Advances in sensors, concrete, nanotech are making structures – from bridges to office towers – safer, stronger and better looking.
Here at The Work Buzz, we don’t judge. Nor do we lie. Therefore, when CareerBuilder’s new survey reports that 32 percent of workers plan to holiday shop online while on the job, we’re not shocked. That figure is up from last year’s 29 percent, by the way. Believe it or not, you boss knows you’re shopping online, and for the most part he or she doesn’t care as long as you’re still doing your job. But don’t take advantage of your employer’s generosity. Nearly half of surveyed employers monitor their employees’ online activity, which includes e-mails and browsing. You don’t want to lose your job, well, ever, but especially not during gift-giving season, and especially not due to something as preventable as online shopping.
Of course, you and I both know you’re not just spending a few minutes buying Grandma a new toaster. You need to log in to one (or all) of your social networking sites to see what friends are up to. After all, the survey found that 61 percent of full-time workers have profiles. Here are other facts the survey discovered about workers with social networking profiles:
- 51 percent spend time on their social networking page during the workday; 11 percent spend one hour or more.
- 25 percent include information about their employer in their communications on social networking sites such as Facebook and MySpace; 15 percent include company information on Twitter; 13 percent of workers with personal blogs say they blog about their companies.
- 13 percent of workers are “friends” with their boss on their social networking profile.
- 22 percent of workers have separate social networking profiles for personal and business use.
Companies know that you’re out there talking about them, so many have implemented policies regarding this messaging:
- 37 percent of employers have a policy on whether workers can communicate about the company on social media sites; 17 percent have implemented a stricter policy on employees communicating about the company on social media sites in the last year.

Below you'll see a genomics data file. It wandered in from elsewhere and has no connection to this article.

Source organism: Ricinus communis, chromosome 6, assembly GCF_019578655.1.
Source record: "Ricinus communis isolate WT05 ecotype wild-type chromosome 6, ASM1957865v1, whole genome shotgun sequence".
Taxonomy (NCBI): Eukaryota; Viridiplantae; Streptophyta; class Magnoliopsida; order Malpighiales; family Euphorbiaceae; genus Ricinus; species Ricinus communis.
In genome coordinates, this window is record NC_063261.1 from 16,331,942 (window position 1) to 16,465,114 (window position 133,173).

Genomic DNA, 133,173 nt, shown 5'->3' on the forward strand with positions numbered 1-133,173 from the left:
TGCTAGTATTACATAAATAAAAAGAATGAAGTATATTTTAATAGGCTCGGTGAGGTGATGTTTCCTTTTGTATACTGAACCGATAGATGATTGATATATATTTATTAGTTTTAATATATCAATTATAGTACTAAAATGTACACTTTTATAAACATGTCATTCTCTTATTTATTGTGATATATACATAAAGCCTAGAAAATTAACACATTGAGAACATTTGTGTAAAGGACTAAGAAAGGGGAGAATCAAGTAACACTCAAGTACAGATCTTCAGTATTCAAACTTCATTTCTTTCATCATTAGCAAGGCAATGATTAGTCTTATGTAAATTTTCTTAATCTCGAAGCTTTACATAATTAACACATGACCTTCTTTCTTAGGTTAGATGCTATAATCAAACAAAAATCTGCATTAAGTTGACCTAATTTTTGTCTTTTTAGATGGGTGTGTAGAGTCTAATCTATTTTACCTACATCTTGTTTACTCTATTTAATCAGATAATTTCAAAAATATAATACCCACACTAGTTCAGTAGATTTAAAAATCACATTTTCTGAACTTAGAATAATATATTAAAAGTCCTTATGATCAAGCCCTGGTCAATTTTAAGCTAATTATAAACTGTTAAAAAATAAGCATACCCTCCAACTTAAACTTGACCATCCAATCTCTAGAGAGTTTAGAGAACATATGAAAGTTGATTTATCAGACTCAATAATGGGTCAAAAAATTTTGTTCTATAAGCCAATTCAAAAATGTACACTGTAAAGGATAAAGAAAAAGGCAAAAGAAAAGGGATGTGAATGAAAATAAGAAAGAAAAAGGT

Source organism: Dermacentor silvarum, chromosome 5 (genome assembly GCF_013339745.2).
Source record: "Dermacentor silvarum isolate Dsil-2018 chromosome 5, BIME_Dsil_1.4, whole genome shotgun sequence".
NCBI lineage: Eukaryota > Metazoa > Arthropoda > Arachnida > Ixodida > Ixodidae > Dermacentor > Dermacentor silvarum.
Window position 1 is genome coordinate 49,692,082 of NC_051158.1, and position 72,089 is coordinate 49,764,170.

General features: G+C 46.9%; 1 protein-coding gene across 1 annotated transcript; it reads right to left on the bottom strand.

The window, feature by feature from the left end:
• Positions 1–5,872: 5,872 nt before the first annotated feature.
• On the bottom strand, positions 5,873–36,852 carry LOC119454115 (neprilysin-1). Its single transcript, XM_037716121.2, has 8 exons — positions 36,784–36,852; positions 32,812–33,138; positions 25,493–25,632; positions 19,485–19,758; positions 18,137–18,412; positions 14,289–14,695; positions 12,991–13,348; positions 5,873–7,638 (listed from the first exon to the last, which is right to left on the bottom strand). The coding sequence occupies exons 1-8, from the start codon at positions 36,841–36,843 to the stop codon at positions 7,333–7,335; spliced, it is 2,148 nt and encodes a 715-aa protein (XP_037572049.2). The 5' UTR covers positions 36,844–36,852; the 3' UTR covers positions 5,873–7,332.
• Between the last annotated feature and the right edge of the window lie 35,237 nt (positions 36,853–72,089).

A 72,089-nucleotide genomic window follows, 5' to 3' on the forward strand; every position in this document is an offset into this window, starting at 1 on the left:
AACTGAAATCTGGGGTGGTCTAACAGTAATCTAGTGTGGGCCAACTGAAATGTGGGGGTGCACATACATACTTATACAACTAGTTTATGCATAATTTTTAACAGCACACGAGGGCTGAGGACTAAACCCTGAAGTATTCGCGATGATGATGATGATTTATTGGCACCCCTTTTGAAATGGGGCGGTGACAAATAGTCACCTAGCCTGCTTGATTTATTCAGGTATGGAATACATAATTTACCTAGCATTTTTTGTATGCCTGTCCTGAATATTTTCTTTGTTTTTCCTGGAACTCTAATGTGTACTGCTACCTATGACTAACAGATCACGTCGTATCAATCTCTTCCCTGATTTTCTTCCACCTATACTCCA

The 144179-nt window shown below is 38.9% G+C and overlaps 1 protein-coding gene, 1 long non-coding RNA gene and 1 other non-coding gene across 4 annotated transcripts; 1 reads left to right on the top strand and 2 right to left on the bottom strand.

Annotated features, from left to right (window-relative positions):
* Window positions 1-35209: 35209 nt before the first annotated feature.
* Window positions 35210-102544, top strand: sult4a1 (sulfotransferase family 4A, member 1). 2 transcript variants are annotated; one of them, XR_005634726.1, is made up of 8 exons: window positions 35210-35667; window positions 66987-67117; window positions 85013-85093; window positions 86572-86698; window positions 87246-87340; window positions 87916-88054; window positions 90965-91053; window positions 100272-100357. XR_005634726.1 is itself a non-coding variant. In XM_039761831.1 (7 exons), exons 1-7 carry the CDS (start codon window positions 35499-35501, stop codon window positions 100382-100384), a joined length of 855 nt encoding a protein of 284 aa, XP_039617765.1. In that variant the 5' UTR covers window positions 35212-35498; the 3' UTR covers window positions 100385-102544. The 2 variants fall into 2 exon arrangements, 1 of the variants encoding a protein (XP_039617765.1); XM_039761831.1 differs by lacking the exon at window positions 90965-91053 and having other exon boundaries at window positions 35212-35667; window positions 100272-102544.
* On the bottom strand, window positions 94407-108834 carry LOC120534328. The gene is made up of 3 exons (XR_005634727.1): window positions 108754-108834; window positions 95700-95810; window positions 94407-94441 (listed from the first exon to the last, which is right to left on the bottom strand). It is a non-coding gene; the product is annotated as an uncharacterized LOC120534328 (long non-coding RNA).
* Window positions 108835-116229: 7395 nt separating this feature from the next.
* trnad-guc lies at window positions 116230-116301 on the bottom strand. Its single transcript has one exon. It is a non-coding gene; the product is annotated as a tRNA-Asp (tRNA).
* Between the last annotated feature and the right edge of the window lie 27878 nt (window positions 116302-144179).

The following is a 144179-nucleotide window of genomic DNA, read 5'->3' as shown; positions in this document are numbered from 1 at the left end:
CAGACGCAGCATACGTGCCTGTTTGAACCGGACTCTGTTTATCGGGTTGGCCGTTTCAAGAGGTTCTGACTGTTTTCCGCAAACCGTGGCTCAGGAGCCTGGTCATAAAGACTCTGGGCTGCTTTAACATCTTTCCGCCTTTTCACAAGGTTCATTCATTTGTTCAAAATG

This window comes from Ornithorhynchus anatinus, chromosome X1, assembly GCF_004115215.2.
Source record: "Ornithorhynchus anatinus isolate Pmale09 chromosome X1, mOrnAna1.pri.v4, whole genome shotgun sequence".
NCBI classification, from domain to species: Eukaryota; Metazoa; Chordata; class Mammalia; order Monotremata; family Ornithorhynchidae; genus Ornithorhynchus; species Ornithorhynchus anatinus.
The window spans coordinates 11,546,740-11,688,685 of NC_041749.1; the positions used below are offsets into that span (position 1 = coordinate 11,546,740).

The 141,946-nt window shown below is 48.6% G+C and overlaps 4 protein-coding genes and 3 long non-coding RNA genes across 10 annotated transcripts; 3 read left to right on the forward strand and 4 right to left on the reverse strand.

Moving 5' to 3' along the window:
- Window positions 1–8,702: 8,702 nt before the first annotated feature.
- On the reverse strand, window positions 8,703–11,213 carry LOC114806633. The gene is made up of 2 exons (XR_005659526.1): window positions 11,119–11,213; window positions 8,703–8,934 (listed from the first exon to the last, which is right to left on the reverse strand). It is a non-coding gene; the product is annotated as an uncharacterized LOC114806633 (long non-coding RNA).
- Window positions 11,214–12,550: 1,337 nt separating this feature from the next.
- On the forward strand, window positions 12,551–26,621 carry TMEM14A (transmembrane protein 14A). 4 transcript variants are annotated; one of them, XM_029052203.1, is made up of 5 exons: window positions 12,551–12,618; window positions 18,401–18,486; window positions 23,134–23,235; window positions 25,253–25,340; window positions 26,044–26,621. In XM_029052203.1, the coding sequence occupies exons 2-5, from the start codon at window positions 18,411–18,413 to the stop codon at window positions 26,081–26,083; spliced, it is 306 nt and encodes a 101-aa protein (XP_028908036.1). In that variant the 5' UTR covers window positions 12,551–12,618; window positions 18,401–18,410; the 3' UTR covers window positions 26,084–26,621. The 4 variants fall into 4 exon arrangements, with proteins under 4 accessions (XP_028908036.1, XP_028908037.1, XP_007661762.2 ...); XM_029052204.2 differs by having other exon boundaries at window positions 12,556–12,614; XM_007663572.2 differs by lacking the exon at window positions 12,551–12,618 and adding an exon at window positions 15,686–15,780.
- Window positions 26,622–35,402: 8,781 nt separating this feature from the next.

- 21 percent prohibit employees from communicating about the company. Thirteen percent have designated certain employees to post on behalf of the company.
- 16 percent monitor social networking profiles of employees and 14 percent monitor blogs.
Now, just because they know you’re doing these things doesn’t mean they’re OK with everything. They understand but they’ve still got a business to run. I mean, 58 percent of workers claim to spend some of their online time doing non-work activities, so that adds up to a lot of unproductive hours. So you’re probably not shocked that 20 percent of employers have fired someone for online activities not related to work. (And if you are shocked, stop reading this blog and get back to work!)
Other notable results:
- 32 percent of employers monitor emails and 16 percent monitor instant messaging.
- 8 percent have fired someone for non-work related emails.
- 5 percent of employers have fired someone for holiday shopping online at work.
So the moral of the story? Your boss understands everyone’s a little distracted during the next few weeks of work, and if you spend a few minutes adding a new video game to your shopping cart, you’re probably fine. But don’t take advantage of your boss’ generosity. You still have to get work done and you can take care of your shopping once you get home or during your lunch hour.
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Anyway, as I was saying, we’ve all had embarrassing moments. For some people, it unfortunately happened in the worst place possible: the interview.
If you’re sick of recounting your embarrassing interview moment in exchange for nothing more than a bunch of laughs from your friends and family, now you can tell it for a good reason: You might be able to win an 8-GB iPod Nano with built-in video camera.